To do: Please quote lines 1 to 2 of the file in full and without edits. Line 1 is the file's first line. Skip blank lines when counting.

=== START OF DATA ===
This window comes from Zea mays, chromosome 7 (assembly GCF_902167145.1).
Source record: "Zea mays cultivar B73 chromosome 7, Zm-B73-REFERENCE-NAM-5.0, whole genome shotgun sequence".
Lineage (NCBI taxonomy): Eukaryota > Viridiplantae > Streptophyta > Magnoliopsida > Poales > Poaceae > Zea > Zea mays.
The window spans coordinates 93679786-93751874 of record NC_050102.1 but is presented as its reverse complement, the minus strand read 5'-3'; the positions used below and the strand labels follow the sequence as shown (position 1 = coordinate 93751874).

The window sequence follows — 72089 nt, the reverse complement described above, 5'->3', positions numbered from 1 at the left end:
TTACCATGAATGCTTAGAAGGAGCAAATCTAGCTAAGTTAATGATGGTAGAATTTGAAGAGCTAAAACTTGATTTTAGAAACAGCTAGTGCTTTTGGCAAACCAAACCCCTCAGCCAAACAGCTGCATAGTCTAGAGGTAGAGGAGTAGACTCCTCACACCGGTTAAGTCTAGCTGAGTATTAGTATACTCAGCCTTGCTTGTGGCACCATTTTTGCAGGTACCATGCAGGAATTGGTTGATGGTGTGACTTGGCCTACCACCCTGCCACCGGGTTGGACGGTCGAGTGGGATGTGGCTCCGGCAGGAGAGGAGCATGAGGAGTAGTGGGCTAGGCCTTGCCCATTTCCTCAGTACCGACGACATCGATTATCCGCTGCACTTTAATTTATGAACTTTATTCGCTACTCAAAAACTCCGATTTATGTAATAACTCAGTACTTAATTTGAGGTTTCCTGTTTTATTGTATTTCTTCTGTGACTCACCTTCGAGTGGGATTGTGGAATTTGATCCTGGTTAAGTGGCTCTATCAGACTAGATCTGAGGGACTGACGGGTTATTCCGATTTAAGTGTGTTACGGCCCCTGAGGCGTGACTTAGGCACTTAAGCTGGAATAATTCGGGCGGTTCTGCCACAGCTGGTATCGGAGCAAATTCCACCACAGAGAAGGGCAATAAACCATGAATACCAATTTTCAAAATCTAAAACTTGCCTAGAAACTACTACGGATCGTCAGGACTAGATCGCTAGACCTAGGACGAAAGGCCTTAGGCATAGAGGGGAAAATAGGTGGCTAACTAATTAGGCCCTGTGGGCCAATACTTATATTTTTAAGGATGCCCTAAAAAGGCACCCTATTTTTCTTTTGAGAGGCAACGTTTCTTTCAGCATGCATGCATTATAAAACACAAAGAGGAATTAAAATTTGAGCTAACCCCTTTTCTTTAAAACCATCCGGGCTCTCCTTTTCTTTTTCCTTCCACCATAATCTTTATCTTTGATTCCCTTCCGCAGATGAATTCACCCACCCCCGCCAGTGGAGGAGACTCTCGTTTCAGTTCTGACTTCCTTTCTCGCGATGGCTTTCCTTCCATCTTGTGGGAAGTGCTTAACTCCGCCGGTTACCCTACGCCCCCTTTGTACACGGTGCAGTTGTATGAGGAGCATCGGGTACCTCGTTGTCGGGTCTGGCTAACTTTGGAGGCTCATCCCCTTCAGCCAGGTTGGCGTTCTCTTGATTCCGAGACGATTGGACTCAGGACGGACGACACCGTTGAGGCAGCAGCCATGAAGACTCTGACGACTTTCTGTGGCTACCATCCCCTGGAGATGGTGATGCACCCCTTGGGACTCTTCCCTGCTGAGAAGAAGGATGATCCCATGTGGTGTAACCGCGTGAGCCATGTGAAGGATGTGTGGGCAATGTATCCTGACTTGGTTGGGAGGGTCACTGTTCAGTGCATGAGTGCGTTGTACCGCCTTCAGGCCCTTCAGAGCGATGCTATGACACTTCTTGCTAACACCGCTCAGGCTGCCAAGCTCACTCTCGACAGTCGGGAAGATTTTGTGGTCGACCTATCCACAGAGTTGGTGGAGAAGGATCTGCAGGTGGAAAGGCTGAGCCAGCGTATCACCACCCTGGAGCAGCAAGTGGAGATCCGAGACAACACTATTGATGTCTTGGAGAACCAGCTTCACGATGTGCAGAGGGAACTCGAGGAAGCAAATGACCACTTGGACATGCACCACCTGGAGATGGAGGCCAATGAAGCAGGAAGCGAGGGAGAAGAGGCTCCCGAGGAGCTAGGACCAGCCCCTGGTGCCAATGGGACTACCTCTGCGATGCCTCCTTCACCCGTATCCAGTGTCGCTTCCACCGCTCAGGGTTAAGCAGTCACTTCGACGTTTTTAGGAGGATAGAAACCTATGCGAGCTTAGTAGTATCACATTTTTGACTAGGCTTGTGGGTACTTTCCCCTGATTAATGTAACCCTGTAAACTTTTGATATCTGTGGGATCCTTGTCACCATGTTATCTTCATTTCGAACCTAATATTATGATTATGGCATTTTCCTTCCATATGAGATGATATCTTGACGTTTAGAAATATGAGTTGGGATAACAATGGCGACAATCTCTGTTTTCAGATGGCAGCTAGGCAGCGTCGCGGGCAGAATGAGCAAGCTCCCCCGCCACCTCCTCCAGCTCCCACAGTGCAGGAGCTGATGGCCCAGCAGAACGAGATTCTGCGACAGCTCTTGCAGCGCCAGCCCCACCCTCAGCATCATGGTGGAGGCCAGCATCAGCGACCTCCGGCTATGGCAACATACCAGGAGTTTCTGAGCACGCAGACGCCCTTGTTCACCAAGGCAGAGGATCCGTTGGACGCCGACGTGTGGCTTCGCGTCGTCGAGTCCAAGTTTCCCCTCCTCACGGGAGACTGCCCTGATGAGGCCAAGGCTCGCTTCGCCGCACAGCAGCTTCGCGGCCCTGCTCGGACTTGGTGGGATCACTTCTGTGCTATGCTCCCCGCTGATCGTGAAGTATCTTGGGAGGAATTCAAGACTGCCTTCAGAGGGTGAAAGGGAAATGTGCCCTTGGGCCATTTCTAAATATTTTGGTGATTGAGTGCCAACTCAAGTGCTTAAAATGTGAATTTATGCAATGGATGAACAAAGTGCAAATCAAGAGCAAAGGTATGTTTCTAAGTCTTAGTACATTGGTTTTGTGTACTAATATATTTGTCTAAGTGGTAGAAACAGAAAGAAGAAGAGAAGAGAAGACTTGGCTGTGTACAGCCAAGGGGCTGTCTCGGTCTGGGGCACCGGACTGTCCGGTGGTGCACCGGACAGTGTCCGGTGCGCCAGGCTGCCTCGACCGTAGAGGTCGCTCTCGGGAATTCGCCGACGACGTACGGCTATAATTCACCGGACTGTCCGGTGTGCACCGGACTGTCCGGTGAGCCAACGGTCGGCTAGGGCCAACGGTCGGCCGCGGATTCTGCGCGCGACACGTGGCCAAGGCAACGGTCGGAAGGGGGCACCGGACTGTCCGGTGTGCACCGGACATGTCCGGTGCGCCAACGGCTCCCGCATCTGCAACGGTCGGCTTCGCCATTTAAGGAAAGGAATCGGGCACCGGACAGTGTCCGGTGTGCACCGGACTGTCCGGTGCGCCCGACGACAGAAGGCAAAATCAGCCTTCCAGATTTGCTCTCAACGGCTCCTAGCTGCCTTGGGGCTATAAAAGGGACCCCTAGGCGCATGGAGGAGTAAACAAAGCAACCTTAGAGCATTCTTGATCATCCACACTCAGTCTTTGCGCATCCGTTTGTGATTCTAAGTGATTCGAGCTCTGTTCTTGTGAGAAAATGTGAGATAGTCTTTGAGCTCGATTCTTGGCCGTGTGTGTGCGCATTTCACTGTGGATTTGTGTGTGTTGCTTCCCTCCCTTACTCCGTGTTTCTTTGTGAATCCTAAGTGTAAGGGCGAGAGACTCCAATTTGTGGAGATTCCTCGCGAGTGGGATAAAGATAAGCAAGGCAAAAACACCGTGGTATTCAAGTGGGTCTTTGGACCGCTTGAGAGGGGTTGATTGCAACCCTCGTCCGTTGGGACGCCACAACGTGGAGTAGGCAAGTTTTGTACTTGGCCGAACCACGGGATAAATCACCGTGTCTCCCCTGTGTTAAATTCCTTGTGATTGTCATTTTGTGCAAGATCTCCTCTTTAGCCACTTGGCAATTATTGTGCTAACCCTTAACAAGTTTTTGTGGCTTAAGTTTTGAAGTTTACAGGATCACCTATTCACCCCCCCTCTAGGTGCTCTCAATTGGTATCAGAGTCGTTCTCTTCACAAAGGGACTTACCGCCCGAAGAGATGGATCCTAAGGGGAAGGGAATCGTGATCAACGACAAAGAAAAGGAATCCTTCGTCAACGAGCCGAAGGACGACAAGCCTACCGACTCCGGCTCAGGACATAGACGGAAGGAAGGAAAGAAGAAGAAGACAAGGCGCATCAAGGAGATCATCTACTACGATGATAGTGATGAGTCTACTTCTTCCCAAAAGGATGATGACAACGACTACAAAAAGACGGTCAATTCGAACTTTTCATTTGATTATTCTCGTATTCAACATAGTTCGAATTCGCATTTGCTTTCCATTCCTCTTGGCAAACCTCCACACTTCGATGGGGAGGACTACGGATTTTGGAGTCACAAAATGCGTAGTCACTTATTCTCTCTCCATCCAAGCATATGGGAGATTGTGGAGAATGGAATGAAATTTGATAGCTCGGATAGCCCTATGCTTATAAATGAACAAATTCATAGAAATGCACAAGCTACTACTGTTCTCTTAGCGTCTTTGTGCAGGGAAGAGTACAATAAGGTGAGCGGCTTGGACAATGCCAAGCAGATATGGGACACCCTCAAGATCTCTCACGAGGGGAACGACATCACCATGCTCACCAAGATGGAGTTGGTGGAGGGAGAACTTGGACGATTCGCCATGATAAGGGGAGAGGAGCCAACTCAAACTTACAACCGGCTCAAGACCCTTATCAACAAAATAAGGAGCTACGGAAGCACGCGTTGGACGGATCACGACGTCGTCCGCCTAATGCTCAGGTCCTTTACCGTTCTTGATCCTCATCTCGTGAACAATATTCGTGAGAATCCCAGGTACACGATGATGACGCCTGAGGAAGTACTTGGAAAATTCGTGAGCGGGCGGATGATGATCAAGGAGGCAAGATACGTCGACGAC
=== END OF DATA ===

This window comes from Zea mays, chromosome 7 (assembly GCF_902167145.1).
Source record: "Zea mays cultivar B73 chromosome 7, Zm-B73-REFERENCE-NAM-5.0, whole genome shotgun sequence".